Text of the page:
Follow-Up Telephone Survey
Telephone follow-up with patients occurred 1 to 3 months after the intervention. The primary investigator (M.R.G.) attempted to reach all patients. For those patients reached, the following five items were assessed and recorded: 
  • the patient's overall attitude (positive or negative) toward tobacco cessation
  • whether or not an evaluation by a primary care physician occurred since the ED visit
  • the patient's attempts to cut down or quit tobacco use since the ED visit (indicated by “Yes,” “No,” or “Cut Down,” with recorded current tobacco use)
  • the patient's stage of change (precontemplative, contemplative, etc)
  • whether or not the caller instructed the patient on available tobacco cessation programs
Statistical Analysis
Responses to the ED staff survey were dichotomized into agree (scores of 1 or 2) and did not agree (scores 3, 4, or 5) and reported frequencies between individuals' mean attitudes toward the four general questions and the two tobacco-specific questions. Attitudes were compared between “nonsmokers” (tobacco-free for at least 1 year) and “smokers” (tobacco use within the past year). Respondents were also dichotomized above and at or below the median for the mean score of the general ED questions and opinions regarding personal effectiveness in improving patients' health through preventive measures. 
Results were confirmed using the general linear model to adjust results for gender, length of ED employment, and job role. However, because we found no differences when controlling for these variables, we only report the results of univariate analyses. We reported confidence intervals (CI); however, our analysis included P values by using the paired t test when comparing responses from the same respondents and when comparing responses across groups. When comparing multiple-item scales, we verified the equality of variances before reporting results, using .4 as a minimal P value for the test of equivalence. Findings were consistent in both forms of analysis. 
Generalized estimator equations analyzed univariate and multivariate relationships between individuals' attitudes and the number of referrals to the tobacco cessation intervention program. However, the relationship of the attendance at the educational session to referral patterns was not assessed because of the staff's documented high attendance.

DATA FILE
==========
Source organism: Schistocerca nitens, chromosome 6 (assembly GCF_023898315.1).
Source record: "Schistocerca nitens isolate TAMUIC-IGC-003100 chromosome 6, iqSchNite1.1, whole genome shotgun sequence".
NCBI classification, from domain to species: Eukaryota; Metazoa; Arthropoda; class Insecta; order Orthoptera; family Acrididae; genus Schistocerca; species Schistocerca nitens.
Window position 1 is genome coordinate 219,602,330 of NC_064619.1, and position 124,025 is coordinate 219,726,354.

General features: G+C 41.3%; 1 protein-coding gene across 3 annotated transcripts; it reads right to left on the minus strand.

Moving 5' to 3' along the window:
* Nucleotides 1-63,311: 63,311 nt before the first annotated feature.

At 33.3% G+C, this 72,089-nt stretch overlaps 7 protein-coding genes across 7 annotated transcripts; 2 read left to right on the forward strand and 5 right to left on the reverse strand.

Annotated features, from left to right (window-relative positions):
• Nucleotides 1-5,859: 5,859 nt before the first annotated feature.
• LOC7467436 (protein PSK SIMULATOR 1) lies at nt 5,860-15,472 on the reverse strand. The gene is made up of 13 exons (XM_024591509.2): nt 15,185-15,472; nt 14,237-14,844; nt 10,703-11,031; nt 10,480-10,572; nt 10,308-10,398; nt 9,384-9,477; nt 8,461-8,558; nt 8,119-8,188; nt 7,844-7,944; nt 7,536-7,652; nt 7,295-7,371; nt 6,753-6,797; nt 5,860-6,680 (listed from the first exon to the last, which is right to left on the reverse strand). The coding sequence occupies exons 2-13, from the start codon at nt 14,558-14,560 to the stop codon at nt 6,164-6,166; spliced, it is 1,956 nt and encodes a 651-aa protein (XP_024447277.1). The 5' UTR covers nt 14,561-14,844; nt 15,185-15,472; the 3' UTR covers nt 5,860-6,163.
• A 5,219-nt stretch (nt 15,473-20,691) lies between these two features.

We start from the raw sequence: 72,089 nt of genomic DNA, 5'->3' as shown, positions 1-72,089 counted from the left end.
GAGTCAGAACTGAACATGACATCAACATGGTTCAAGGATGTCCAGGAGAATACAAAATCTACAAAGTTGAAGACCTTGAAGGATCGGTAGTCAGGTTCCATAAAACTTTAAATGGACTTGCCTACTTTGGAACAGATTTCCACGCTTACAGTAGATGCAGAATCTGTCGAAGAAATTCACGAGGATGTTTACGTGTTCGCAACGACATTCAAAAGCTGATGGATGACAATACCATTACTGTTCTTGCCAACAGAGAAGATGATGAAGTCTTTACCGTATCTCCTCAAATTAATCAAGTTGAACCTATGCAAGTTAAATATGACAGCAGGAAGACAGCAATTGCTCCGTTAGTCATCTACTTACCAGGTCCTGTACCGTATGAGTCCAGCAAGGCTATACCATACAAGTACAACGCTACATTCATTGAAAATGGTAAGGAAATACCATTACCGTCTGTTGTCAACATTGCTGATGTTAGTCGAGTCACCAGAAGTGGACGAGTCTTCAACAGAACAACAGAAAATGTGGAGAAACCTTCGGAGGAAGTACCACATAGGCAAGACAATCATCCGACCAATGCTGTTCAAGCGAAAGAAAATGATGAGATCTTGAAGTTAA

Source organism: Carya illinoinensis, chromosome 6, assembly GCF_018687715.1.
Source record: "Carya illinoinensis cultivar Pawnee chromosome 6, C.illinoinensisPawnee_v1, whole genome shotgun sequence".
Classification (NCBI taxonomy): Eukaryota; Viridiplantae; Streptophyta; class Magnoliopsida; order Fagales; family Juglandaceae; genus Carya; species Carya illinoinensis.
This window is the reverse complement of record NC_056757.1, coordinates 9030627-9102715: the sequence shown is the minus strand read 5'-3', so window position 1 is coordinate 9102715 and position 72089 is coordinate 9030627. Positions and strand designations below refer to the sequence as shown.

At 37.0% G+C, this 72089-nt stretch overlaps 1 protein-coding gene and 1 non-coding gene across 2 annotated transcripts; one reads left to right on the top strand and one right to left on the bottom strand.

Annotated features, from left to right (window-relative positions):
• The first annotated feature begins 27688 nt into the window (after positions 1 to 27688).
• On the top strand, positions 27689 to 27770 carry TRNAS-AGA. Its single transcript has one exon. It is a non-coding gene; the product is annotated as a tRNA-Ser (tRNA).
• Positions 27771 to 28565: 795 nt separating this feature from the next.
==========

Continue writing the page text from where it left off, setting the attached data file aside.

Results
Staff Survey and Referral Participation
A total of 63 (90%) staff members—comprising 29 (46%) attending physicians, 16 (25%) nursing staff, and 18 (28%) administrative and technical partners—responded to the ED survey (Table 1). Nearly half of the respondents (46%) admitted ever having used tobacco (smoked cigarettes, cigars, or both) on a regular or occasional basis. Time working in an ER ranged from less than 1 year to 20 years or more. In general, staff agreed that the ED was appropriate for patient education (79%), preventive health activities (81%), and community service programs (78%). Staff attitudes were also favorable toward educating patients about preventive health (76%) (Table 2). 
Table 1
Characteristics of Emergency Department Staff (n=63)

Characteristic

No. (%)*
Job Title
□ Physician 29 (46)
□ Nurse16 (25)
□ Other 18 (28)
Years Worked in Any Emergency Department
□ Less than 1 9 (15)
□ 1-516 (26)
□ 6-10 13 (21)
□ 11-1914 (23)
□ 20 or more 10 (16)
□ Unknown1 (2)
Tobacco Use
□ Cigarette29 (46)
□ Cigar 4 (6)
□ Other (eg, snuff, pipe, chew)
0
 *Percentages may not total 100 because of rounding.
 Data reported for tobacco use includes respondents who reported previous tobacco use (>1 y ago), as well as current or recent tobacco use (any tobacco use in the past y). Current or recent tobacco users totaled 19 (30%).
 The 4 cigar smokers were also cigarette smokers.
Table 1
Characteristics of Emergency Department Staff (n=63)

Characteristic

No. (%)*
Job Title
□ Physician 29 (46)
□ Nurse16 (25)
□ Other 18 (28)
Years Worked in Any Emergency Department
□ Less than 1 9 (15)
□ 1-516 (26)
□ 6-10 13 (21)
□ 11-1914 (23)
□ 20 or more 10 (16)
□ Unknown1 (2)
Tobacco Use
□ Cigarette29 (46)
□ Cigar 4 (6)
□ Other (eg, snuff, pipe, chew)
0
 *Percentages may not total 100 because of rounding.
 Data reported for tobacco use includes respondents who reported previous tobacco use (>1 y ago), as well as current or recent tobacco use (any tobacco use in the past y). Current or recent tobacco users totaled 19 (30%).
 The 4 cigar smokers were also cigarette smokers.
×
Table 2
Emergency Department (ED) Staff Agreement With Survey Statements* (n=63)

Survey Question

Agreement, %
▪ Our ED should participate in patient education.79
▪ Our ED and its staff should have a role in community service. 78
▪ Our ED and its staff should facilitate clinical prevention when possible.81
▪ I am interested in helping to educate my patients and the community in preventive health. 76
▪ Our ED staff should help people to stop using tobacco.51
▪ I feel comfortable with advising people to quit using tobacco. 60
▪ We should do more education, prevention, or community service projects to assist patients to improve their health.69
▪ I feel my efforts toward patient education, prevention, or community service projects could make a direct impact on a patient's health.
73
 *Respondents were asked to rate their agreement with these questions based on a 1 to 5 Likert scale, with 1 indicating strongly agree and 5 indicating strongly disagree. For the present study, a response of 1 or 2 was considered “agree.”
Table 2
Emergency Department (ED) Staff Agreement With Survey Statements* (n=63)

Survey Question

Agreement, %
▪ Our ED should participate in patient education.79
▪ Our ED and its staff should have a role in community service. 78